AmeriCorps VISTA member Liz Burnham joined the Behavioral Health Equity Corps (BHEC) in February of 2021. They are currently serving at Boulder County Public Health. They were kind enough to answer some questions about themselves and the work they have done as part of the program.
Can you tell us a little bit about yourself?
I grew up in rural Washington. Through the majority of my adolescence, I had a passion for STEM--I was the president of robotics club and super into bioengineering. My love of service has existed all of my life, but there is one instance that changed the trajectory of my life. I was at the grocery store before school one day, and behind a guy in line who was using food stamps to buy breakfast for his family. It turned out they were expired, and the cashier wasn’t being flexible, so I bought them for him and went on with my day. Someone standing behind me happened to work for the school district and recognized me. She nominated me for a community award and is the reason I was accepted into the National Honor Society. So always had that sort of “spirit of volunteerism.” And wanted to further explore helping people. From there I went into sociology in college, which grew into an interest in understanding substance misuse and overdose. Now I’m here!
How did you get into volunteering?
This is kind of a sad beginning! But I didn’t have a lot of friends in middle school. One teacher was particularly nice to me, and she happened to be the faculty for a volunteer club and invited me to join. It was only me and one other person. Tuesdays and Thursdays I would volunteer at a clothing donation spot where they would provide clothes to children and teens in need. I kept with volunteering through school in various ways and was a member of a service sorority, or a sorority whose members primary purpose is to serve, in college.
What drew me? Well, I’ve struggled with mental health. There’s a lot of evidence now in psychology that shows helping others can help your own mental health. Helping was a way to help myself at first, but I realized the importance of community and learned that there was something more to serving others.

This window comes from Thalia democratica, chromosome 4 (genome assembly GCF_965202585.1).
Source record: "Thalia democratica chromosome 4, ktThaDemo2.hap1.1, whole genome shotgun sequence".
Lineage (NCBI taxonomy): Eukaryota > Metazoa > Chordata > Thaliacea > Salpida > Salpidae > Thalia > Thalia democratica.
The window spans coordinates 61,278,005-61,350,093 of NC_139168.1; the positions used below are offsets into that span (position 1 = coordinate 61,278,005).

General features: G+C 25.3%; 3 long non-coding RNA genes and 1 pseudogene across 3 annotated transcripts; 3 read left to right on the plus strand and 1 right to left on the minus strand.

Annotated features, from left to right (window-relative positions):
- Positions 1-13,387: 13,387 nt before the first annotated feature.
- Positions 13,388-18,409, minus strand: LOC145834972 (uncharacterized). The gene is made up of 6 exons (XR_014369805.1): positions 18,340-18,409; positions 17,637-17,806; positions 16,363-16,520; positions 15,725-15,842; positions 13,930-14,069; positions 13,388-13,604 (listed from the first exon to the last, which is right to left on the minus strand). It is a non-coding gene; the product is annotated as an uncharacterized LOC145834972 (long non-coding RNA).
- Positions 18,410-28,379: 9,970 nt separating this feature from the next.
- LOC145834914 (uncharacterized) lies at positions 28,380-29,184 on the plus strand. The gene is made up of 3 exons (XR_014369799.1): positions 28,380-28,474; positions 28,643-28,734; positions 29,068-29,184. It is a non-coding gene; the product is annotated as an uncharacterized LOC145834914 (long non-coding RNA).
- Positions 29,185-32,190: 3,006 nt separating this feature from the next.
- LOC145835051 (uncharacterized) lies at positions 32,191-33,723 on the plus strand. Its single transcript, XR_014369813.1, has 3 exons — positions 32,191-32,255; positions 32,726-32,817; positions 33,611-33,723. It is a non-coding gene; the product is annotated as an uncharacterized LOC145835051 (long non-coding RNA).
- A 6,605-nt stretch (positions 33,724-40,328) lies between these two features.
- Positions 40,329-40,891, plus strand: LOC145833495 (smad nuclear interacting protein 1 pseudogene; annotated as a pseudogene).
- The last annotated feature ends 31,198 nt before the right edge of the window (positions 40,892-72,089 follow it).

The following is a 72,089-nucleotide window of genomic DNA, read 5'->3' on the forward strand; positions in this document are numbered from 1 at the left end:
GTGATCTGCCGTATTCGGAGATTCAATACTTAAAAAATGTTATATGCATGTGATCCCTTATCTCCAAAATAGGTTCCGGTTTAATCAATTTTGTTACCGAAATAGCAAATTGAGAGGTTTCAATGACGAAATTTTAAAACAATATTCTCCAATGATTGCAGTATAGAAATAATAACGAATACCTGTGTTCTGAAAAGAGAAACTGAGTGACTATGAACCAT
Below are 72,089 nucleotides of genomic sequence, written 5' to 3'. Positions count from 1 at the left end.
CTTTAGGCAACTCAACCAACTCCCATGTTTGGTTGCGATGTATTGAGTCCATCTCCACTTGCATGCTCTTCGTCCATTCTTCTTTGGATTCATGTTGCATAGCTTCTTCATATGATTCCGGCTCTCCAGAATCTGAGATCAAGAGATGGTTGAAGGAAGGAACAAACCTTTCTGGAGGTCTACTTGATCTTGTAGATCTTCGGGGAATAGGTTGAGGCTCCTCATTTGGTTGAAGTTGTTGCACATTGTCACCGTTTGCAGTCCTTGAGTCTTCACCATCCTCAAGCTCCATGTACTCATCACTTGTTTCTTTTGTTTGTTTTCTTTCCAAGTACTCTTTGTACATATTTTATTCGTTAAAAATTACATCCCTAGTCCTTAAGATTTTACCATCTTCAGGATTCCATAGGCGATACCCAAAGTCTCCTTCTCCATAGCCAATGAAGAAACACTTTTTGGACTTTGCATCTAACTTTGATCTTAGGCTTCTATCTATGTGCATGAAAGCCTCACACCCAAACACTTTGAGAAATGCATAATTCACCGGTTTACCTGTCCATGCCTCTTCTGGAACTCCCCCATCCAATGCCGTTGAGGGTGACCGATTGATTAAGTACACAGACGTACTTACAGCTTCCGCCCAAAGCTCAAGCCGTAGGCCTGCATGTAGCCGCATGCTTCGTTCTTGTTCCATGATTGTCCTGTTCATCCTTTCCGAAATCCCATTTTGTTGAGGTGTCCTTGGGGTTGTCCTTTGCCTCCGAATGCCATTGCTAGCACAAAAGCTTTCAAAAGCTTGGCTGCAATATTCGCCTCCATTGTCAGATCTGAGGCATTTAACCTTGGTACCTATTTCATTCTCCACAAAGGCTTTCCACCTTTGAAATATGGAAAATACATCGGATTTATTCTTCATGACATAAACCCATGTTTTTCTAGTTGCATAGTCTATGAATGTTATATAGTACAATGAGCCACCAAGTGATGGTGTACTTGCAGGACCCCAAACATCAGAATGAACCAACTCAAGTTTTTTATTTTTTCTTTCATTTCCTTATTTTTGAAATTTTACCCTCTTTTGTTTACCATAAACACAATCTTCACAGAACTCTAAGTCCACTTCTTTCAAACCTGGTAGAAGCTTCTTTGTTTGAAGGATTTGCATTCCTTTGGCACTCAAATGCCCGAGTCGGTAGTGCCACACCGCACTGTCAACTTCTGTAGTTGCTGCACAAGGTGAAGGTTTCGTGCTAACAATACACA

What do you most enjoy in your free time?
I like to watch Netflix. I love sappy, cheesy romance novels. I mean, love them. I also hike and bake as much as I can. Oh, and training dogs!
What advice would you give people considering going into service?
Your expectations and what happens in service will be different, but you will not be disappointed. You’ll be helping your community in a way you would never anticipate.
If you could visit one place, anywhere in the world, where would you go?
Iceland! No particular reason other than not many people visit Iceland. Dogsledding sounds like a good time.
What is one item you cannot live without?
Does my dog count? When I had to run for my life, my dog was my priority.
What is your favorite hobby?
That’s easy- baking! I really like to make cookies. I don’t care what kind it is.
What would you like the world to know about you and your work?
I love the concept of service. I think everyone should incorporate it into every aspect of their lives.
Tell us about your host site. How do you, as a BHEC member, fit into their vision of supporting communities?
I assist with their substance use teams, work with youth… their main thing is to use as many institutions and systems as they can to make sure they are best serving their community. AmeriCorps is a great program to integrate service into their work.
What attracted you most to work with BHEC/CORP?